Since the release announcement for Futhark 0.16.1, we have released three versions for which we did not write a blog post. This is because the changes they contained were mostly bug fixes, small optimisations, and various other small additions. We consider this a good sign. We would like Futhark to be a fairly stable language that quietly improves behind the scenes, without users having to be made aware of the details. However, in the near future, we plan to change the language such that almost every Futhark program must be updated, and the just released version 0.17.2 (full changelog) more or less just prepares the ground. (The version is 0.17.2 and not 0.17.1 because I initially messed up the release process.)
So what are we changing? Some time ago I wrote a blog post on four design flaws in Futhark. Since then, we have addressed one of the flaws (1-indexing of tuples), and are now ready to have a go at the big one: changing the type of array sizes from
i64. Specifically, the next major release of Futhark (0.18.1) will change all array sizes in Futhark to be of type
i64. For reasons described in the previously linked post, this is not just an implementation detail. It is in fact a fundamental language property, and changing it will break user code. To bring some numbers into the picture, about 400 of our 1500 test programs had to be modified. Most test programs are however tiny, and a better case study is our benchmark suite, where almost every benchmark out of about 90 had to be modified. In fact, even the example program on the front page of this very website will have to change:
let average (xs: f64) = reduce (+) 0.0 xs / r64 (length xs)
r64 function converts a 32-bit integer to a 64-bit float, so changing the type of
length to return a 64-bit integer will require us to use a different conversion function (
f64.i64). Futhark programs are full of such cases. Fortunately, the changes are mostly mechanical (although not enough to automate) and straightforward to do. Still, we am well aware that this change will be painful to Futhark programmers, but this is a change that simply cannot be put off forever, and the longer we wait, the more painful it will be.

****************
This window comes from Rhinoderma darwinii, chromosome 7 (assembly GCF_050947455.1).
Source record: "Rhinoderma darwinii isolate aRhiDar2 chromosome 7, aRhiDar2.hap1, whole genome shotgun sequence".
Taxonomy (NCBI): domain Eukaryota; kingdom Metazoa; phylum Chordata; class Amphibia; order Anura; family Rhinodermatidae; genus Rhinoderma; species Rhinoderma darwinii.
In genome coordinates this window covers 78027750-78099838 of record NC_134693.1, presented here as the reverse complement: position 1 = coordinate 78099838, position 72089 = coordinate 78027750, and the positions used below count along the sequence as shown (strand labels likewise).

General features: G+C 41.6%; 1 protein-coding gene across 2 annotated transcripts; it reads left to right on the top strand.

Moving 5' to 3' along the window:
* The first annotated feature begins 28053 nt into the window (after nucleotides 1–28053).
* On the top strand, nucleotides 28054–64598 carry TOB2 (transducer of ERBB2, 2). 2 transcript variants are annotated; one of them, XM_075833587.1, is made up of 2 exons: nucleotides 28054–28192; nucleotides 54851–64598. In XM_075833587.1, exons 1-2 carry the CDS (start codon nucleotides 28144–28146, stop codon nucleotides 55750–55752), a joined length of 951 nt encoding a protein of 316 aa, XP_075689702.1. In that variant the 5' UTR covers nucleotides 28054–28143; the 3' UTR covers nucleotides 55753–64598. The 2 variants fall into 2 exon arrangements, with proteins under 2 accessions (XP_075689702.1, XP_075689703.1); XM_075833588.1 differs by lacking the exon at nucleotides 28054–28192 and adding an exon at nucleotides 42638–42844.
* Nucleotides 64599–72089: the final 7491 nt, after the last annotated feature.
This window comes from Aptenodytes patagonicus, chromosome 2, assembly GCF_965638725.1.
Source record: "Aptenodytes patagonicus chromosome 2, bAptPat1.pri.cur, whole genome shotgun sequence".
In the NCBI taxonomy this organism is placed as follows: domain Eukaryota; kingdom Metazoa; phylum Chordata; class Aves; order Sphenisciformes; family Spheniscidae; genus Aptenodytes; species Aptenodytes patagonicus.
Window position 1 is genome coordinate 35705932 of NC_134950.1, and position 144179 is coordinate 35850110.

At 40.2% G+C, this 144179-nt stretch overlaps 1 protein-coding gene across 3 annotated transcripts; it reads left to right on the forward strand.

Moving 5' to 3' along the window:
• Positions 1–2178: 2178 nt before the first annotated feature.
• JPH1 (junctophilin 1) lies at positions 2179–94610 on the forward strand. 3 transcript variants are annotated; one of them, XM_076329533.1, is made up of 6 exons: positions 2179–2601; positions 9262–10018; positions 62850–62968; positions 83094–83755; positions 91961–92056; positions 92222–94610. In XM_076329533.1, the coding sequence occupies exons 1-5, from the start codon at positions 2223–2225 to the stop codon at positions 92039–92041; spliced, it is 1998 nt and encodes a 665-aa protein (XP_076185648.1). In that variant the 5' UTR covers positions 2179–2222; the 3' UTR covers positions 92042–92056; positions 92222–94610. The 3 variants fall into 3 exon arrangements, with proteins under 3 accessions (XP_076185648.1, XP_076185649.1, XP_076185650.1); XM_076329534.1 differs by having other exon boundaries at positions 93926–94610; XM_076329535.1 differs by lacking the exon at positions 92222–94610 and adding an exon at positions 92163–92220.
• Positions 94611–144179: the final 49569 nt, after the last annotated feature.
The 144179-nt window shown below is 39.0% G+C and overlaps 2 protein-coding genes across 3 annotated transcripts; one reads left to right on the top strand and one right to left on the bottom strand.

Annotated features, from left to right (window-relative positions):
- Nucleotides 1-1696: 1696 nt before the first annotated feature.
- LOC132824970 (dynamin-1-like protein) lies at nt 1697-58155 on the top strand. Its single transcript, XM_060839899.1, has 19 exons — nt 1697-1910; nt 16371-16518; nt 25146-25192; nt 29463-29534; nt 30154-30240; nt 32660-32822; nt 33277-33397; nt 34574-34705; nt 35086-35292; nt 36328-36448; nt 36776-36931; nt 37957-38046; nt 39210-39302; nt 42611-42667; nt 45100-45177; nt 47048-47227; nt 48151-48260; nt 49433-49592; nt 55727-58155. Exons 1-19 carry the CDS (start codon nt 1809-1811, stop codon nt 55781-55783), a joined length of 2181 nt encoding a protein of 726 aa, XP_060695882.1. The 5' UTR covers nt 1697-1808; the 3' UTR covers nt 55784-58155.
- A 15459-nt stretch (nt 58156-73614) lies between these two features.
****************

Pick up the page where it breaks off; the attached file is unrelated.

That was a lot of words about something that isn’t even part of the release this post is ostensibly about. So what did we incompatibly change for 0.17.2? Fairly little:
- The integer modules no longer contain
replicatefunctions. These were essentially-unused functions that made it possible to easily create integer arrays with nonstandard element types. Since the addition of size types, these had dubious utility as they were unable to properly express their return size, and they were unused in real programs anyway. Since these definitions were the only difference between the
sizemodule types, the latter has been removed entirely.
- Range expressions, like
0..<n, no longer permit unsigned integers. The reasoning for this is a bit subtle, but comes down to unsigned integers usually resulting in zero extension operations in the generated code. Futhark, like LLVM, in practice considers all integers signed in its (internal) type system, which creates the problem that zero-extension can turn a “negative” number positive. Zero-extension can therefore raises uncomfortable questions when doing various optimisations, some of which are needed to lessen the performance impact of 64-bit sizes. Rather than worrying about this, it seemed prudent to simply restrict the type system. And again, nobody used unsigned ranges outside the compiler test suite.
The intent is to smoothen out the incompatible changes over two releases, to lessen the shock. In retrospect, removing a bunch of features that nobody used is not really going to soften the impact of changing such a fundamental thing as the type of sizes, but oh well. Anyway, that’s 0.17.2.